Experts have warned that claimants with multiple injuries face a ‘legal no man’s land’ from the new PI regime, just a day after the advent of the new claims system.
The Official Injury Claim website went live yesterday to handle RTA claims under £5,000, at the same time as new tariffs for whiplash injuries come into force.
But there appears to be little or no guidance about claimants who have so-called hybrid claims, where whiplash is diagnosed alongside another injury following an accident. It had been expected that fresh guidance on how to decide damages in these case would be issued last week, but the Ministry of Justice is understood to have decided to let the courts decide on what compensation should be awarded.
Richard Miller, head of justice for the Law Society, said there were already ‘grave concerns’ over the ability of unrepresented claimants to use the portal, which comes with a 64-page guide intended to explain the process. Miller said it was disappointing that the issue of hybrid claims had not been resolved, and that problems will become apparent once people start using the system.
He added: ‘Because the tariffs for whiplash are so much lower than the common law damages, the general injuries (which might include scarring, sprains and minor fractures) will often be what attracts the largest level of compensation.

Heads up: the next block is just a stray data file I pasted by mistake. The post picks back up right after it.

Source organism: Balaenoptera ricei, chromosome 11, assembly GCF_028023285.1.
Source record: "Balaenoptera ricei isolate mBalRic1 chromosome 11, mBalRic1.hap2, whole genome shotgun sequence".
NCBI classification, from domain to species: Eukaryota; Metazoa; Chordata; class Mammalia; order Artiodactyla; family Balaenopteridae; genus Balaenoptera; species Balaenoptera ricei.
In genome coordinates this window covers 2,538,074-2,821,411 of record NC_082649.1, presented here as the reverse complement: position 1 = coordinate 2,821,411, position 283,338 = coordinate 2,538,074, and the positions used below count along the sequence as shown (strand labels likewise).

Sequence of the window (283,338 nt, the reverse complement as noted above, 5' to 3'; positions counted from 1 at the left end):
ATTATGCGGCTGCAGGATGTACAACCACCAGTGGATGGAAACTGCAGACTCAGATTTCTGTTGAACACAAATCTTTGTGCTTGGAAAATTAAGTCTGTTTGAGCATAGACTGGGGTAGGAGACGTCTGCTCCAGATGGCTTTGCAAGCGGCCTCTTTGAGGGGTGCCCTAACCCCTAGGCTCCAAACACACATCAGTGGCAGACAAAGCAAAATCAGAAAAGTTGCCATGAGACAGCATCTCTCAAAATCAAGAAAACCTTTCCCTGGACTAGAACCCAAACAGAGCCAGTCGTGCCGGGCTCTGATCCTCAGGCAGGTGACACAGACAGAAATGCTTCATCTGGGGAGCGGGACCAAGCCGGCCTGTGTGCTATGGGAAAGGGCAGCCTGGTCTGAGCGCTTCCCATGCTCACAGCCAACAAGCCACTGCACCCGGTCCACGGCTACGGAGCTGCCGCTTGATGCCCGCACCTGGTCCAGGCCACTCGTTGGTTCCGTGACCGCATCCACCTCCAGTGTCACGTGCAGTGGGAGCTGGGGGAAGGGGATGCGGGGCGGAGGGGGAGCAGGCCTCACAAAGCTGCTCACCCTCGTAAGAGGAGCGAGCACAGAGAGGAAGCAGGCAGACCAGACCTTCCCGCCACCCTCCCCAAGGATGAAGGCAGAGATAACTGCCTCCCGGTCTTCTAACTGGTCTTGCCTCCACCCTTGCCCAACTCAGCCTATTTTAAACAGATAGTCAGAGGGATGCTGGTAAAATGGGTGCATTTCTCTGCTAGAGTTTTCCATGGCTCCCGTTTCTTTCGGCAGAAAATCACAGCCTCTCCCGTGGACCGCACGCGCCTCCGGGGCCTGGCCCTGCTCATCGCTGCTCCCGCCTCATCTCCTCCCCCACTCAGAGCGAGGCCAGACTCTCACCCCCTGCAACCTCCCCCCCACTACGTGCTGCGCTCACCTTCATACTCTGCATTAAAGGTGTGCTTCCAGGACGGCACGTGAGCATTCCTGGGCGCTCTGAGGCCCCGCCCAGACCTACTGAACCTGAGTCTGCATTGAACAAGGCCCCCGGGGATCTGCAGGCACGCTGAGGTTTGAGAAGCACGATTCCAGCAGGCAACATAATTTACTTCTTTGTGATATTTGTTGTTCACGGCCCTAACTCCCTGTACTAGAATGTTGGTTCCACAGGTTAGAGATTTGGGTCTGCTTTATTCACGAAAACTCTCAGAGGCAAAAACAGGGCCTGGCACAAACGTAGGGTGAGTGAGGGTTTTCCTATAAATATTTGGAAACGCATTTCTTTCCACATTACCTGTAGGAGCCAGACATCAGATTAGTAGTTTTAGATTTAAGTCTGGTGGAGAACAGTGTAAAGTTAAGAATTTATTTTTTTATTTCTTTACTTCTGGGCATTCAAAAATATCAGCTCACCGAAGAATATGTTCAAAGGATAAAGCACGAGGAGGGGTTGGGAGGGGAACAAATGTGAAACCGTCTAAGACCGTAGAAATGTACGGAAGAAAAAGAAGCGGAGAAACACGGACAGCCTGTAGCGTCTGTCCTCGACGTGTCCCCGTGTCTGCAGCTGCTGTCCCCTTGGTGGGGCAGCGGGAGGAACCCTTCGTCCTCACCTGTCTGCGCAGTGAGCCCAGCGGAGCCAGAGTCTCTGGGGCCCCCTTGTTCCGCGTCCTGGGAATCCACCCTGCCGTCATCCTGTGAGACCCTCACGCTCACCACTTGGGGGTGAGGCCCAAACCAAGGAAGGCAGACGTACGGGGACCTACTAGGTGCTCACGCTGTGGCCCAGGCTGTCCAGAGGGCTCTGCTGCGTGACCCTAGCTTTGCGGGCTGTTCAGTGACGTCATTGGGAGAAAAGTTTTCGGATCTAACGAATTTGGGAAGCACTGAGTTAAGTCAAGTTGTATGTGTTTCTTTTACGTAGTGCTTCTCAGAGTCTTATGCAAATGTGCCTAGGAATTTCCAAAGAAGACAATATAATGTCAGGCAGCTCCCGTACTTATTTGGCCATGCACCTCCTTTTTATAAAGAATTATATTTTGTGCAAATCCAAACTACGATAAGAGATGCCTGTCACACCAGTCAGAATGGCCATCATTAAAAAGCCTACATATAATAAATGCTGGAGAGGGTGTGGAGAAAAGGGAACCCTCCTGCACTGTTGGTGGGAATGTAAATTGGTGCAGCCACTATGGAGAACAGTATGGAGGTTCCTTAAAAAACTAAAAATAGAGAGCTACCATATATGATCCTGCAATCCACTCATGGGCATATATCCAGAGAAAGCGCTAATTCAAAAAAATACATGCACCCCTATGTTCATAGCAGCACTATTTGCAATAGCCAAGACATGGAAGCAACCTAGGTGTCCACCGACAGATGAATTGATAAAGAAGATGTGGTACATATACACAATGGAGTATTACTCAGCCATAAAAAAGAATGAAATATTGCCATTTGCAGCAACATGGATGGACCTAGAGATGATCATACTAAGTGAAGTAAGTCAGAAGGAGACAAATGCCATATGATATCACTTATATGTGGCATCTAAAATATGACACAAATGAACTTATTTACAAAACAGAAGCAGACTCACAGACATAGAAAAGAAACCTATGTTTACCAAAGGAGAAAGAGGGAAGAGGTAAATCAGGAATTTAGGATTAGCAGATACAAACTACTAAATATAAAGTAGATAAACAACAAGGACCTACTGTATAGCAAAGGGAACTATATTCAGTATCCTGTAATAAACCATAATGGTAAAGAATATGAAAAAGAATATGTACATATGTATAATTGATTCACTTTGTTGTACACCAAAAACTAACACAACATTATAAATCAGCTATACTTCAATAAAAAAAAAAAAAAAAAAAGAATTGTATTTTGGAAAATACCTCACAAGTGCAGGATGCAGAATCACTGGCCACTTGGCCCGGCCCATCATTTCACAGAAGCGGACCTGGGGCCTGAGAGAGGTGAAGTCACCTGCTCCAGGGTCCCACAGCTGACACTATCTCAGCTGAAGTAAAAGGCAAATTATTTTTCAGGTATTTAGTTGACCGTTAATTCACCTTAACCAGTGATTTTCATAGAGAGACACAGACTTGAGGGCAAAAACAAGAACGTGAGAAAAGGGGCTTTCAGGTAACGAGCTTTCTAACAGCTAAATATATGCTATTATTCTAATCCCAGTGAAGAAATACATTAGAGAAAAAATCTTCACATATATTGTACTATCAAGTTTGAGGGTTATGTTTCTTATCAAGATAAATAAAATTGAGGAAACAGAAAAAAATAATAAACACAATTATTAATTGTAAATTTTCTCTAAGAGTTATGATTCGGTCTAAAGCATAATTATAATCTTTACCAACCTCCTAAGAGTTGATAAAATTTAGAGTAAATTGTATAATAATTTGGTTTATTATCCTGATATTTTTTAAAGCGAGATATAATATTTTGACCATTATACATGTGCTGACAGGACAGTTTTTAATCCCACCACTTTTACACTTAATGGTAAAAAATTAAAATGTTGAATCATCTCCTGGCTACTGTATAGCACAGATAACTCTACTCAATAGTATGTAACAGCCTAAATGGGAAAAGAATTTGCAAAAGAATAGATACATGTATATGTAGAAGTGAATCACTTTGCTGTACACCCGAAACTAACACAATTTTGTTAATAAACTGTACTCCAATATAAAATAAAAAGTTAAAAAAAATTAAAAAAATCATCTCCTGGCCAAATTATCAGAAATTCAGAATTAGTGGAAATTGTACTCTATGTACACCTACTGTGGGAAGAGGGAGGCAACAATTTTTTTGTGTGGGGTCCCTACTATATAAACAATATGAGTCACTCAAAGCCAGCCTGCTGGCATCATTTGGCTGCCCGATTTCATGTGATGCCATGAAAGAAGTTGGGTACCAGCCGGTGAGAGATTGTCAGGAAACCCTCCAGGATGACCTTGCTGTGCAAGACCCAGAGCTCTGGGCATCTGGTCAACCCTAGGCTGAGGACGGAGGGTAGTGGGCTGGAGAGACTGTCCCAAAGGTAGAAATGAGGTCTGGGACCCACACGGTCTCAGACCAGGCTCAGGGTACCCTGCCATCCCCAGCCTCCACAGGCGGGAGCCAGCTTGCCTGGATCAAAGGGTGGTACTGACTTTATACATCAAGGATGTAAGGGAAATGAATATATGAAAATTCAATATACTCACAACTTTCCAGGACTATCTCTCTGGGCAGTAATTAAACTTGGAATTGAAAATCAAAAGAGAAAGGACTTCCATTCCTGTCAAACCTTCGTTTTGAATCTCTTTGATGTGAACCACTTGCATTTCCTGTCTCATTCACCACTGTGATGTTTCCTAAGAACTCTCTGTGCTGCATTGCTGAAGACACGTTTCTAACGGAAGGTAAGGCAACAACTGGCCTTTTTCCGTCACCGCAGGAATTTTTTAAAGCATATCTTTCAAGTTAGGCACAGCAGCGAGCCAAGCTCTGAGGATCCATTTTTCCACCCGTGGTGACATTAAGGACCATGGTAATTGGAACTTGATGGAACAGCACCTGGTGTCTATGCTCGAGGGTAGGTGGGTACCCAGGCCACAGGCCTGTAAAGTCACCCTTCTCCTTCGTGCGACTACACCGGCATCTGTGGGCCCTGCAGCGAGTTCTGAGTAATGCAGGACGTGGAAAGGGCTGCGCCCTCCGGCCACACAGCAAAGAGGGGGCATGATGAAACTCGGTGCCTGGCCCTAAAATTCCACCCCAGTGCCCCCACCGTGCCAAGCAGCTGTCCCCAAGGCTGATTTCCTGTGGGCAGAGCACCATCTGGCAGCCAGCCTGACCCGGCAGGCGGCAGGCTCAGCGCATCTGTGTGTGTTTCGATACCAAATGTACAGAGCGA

‘There is no precedent for reducing the compensation for the more serious injury because there are more minor injuries. There is nothing in the legislation that allows for paying something lower than the tariff for whiplash injuries.’
Matthew Maxwell Scott, executive director of the Association of Consumer Support Organisations, said the MoJ has been warned for months about the potential problem with hybrid claims but had chosen to launch the new portal without resolving it. He estimated around 130,000 people a year suffer multiple injuries and would find it hard to resolve their claim.
‘Under the Civil Liability Act, valuing hybrid claims is now all but impossible,’ he said. ‘This leaves claimants and their representatives in a legal no-man’s land, uncertain whether or not to accept an offer as they run the risk of serious under-compensation and of justice not being done.’
Many expect that the issue will be resolved in the courts as cases are brought to decide on a lasting and fair solution.
The MoJ has said that courts are not prevented from awarding damages that reflect the combined effects of injuries sustained. It is expected that courts will need to determine how mixed injuries are addressed and judges will be left to resolve cases.